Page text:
New money for War and the Pentagon—but less money for the Veterans here and the Veterans who will come back to a country they believe they are fighting for. More money for Halliburton and Homeland Security, but cuts in education, literacy, police officer programs, health programs, and farm subsidies. Even Social Security and Pell grants—money that even middle class America can appreciate—have been cut or are being “played” like monopoly dollars in some game where every decision is one that is labeled “good or bankrupt” – a most horribly evident false dilemma—again meant to intimidate voters in this country—especially young people who find little to believe in—much less their own government.

What Next? Iran? Food Stamps? Walking down the Streets without a permit?
What Next for those of us who want to do something—anything?
March up and down the street with more signs?
Call more answer machines of senators and White House Staffers?
Register Voters?
Write letter to the Editors?
Spray paint trash cans or leave the country?

I can’t say I know if any of these ideas is the answer. But I believe we ALL must speak up, and we ALL must ACT UP. Choose your level of comfort and rise to it.
Here are some links to follow—from softly active to "Won’t take it anymore!"

The League of Pissed Off Voters
Radio Left -- Blog
The Feminist Majority



Air America Radio Network - Liberal Radio Network - Online Magazine
The American Prospect - Magazine
Americans for Democratic Action - Organization
BAGnewsNotes - Graphic Artists Activists
Ballot Initiative Strategy Center - Organization
Brookings Institution - Think Tank
Campaign for America's Future - Organization
Center for American Progress - Organization
Center for Economic and Policy Research - Think Tank
The Century Foundation - Think Tank - Organization
Citizens for Participation in Political Action (CPPAX) - Organization
Common Dreams - Online News/Resource
CounterPunch - Online Magazine
Debs-Jones-Douglass Institute - Labor Party Think Tank
Democracy For America - Howard Dean's Organization
Democratic Leadership Council (DLC) - Centrist Democratic Organization
Democratic Socialists of America - Organization
Democratic Underground - Online News/Resource - Online News/Resource
Dissent - Quarterly Magazine
Economic Policy Institute - Think Tank
The Experiment Network - Online News/Resource
Fairness & Accuracy in Reporting (FAIR) - Media Watch Organization
Al Franken (The O'Franken Report) - Radio Talk Show Host & Author - Liberal Index/Resource
Jim Hightower - Populist Radio Talk Show Host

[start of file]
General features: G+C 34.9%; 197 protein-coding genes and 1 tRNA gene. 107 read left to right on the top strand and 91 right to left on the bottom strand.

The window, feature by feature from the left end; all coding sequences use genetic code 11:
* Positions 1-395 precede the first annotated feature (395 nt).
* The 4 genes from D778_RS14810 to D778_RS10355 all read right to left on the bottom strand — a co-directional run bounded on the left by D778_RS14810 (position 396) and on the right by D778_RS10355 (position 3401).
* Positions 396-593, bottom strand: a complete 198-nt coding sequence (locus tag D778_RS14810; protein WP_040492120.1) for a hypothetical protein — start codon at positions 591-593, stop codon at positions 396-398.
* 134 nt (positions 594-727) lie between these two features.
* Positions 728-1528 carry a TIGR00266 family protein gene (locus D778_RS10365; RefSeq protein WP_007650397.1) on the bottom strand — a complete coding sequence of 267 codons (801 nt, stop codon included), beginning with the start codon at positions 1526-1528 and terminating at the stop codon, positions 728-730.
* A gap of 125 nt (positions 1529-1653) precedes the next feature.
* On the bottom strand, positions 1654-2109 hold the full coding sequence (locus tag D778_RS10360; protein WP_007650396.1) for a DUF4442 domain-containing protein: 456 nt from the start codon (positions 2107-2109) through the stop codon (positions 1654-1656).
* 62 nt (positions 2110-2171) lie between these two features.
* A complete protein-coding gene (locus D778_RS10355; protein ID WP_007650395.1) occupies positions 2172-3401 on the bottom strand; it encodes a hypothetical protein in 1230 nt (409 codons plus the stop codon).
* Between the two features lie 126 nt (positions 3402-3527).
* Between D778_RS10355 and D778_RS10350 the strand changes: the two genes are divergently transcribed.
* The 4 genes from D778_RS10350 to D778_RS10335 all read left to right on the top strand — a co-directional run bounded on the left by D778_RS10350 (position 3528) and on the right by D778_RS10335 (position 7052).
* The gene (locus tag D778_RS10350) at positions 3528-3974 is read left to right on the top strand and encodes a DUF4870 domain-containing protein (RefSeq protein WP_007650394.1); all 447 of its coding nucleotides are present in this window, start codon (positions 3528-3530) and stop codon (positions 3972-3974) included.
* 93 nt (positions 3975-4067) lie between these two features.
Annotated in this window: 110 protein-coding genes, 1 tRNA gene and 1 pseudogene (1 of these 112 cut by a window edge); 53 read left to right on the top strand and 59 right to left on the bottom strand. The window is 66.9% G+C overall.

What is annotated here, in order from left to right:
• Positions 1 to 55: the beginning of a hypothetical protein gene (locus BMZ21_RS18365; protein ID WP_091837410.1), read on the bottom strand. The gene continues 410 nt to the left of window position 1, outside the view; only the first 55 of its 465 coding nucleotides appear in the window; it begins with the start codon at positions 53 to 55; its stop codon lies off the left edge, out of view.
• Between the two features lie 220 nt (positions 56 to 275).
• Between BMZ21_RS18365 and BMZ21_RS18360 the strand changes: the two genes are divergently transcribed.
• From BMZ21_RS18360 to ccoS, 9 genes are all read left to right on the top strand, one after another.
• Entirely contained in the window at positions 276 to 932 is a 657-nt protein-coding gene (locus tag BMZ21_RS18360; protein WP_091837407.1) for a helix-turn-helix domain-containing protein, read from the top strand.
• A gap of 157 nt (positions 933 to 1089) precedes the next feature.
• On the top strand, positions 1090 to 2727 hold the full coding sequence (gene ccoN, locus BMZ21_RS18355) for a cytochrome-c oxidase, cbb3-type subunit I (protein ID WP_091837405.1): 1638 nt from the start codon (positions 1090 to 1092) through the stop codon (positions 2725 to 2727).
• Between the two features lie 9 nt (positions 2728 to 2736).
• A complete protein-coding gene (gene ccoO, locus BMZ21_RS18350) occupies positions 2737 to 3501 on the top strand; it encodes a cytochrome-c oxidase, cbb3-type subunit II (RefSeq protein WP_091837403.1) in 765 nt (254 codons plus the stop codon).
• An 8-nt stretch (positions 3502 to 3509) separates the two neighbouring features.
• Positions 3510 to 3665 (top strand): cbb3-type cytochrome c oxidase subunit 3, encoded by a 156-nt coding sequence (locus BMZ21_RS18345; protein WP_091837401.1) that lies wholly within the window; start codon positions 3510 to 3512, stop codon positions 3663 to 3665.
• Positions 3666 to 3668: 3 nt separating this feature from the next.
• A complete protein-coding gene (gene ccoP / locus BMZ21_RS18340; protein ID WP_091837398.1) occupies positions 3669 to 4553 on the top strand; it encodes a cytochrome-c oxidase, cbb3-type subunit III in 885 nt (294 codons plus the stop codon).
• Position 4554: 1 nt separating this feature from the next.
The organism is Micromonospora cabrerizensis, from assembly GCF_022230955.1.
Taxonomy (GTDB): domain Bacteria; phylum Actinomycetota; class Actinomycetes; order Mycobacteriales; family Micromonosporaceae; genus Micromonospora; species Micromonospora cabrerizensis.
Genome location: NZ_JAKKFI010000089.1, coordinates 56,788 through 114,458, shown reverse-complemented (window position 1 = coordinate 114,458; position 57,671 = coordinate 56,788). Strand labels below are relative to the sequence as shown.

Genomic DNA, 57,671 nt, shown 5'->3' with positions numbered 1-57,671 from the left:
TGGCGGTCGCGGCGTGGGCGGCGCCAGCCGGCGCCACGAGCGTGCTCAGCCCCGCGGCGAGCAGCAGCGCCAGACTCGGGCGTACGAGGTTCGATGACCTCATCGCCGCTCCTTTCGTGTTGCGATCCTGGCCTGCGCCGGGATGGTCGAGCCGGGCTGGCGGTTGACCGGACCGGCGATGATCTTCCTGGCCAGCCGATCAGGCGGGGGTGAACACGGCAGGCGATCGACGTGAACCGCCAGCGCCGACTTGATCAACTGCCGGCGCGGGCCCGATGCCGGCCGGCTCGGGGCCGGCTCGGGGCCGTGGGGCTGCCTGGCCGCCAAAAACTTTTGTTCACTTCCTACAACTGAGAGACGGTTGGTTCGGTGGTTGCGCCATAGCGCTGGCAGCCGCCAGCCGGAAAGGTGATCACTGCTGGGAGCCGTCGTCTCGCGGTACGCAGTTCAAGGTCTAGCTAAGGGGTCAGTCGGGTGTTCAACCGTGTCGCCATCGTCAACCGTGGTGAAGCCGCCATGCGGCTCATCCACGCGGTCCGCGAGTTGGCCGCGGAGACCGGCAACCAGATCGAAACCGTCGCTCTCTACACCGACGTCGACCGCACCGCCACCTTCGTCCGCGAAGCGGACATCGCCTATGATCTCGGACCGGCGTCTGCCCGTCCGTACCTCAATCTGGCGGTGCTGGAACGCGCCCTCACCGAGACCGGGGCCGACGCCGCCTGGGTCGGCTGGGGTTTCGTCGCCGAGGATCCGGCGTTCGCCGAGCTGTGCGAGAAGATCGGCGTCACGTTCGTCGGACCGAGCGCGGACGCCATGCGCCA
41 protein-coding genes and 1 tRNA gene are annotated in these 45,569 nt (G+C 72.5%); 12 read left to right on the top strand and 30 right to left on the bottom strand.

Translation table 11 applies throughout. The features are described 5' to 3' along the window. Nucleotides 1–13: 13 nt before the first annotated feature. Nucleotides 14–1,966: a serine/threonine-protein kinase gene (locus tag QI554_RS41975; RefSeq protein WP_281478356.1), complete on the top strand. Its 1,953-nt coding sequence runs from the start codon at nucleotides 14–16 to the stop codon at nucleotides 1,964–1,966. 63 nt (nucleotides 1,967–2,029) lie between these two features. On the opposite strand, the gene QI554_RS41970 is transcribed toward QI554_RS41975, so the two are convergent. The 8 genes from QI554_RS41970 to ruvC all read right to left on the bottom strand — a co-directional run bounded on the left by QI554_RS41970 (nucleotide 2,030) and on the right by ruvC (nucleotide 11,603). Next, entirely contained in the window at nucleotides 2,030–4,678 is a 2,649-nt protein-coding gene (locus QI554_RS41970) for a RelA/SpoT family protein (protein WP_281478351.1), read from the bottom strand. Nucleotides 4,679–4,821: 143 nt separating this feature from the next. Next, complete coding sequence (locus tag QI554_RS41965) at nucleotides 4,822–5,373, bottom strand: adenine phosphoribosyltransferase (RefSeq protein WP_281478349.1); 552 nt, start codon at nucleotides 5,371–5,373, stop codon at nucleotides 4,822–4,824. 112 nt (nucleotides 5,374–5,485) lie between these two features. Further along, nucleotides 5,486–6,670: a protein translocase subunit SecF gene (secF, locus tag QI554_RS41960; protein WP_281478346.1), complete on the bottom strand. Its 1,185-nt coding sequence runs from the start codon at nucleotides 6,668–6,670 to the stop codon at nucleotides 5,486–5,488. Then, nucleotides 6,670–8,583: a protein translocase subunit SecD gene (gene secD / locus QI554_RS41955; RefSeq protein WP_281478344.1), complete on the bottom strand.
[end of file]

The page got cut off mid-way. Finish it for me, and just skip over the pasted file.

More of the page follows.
Independent Progressive Politics Network - Organization
Institute for Global Communications - Organization/Network
Institute for Policy Studies - Think Tank
Institute for Public Accuracy - Think Tank
In These Times - Magazine - Online Resource & Community
Leadership Conference on Civil Rights - Organization
Liberal International - Index/Resource
Link Crusader - Liberal Index/Resource
LiP Magazine - Online Magazine - Online Resource
Monthly Review - Leftist Policy Review Magazine
Michael Moore - Liberal Activist/Filmmaker
Mother Jones - Monthly Magazine - Organization
The Nation - Weekly Magazine
National Committee for an Effective Congress - Organization
National Jewish Democratic Council (NJDC) - Organization
National Lawyers Guild (NLG) - Leftist Organization
New Democrat Network - Centrist Democratic PAC
Online Journal - Online Magazine
People For the American Way - Organization
Physicians for Social Responsibility - Organization
Policy Action Network: Moving Ideas - Index/Resource
The Priorities! Campaign - Organization
The Progressive - Magazine
Progressive Majority - Liberal Democratic PAC
Progressive Policy Institute (DLC) - Centrist Democratic Think Tank
Progressive Punch - Online Resource/Database
Progressive Populist - Newspaper
Progressive Portal - Online Activism - Direct Action Resource
The Raw Story - Online Newspaper
Tikkun - Jewish Magazine - Online Magazine
True Majority - Organization
TruthOut - Online Newspaper
2030 Center - Organization
United for a Fair Economy - Organization
We The People - Organization
Wellstone Action - Organization
Peter Werbe - Radio Talk Show Host
Working For Change - Index/Resource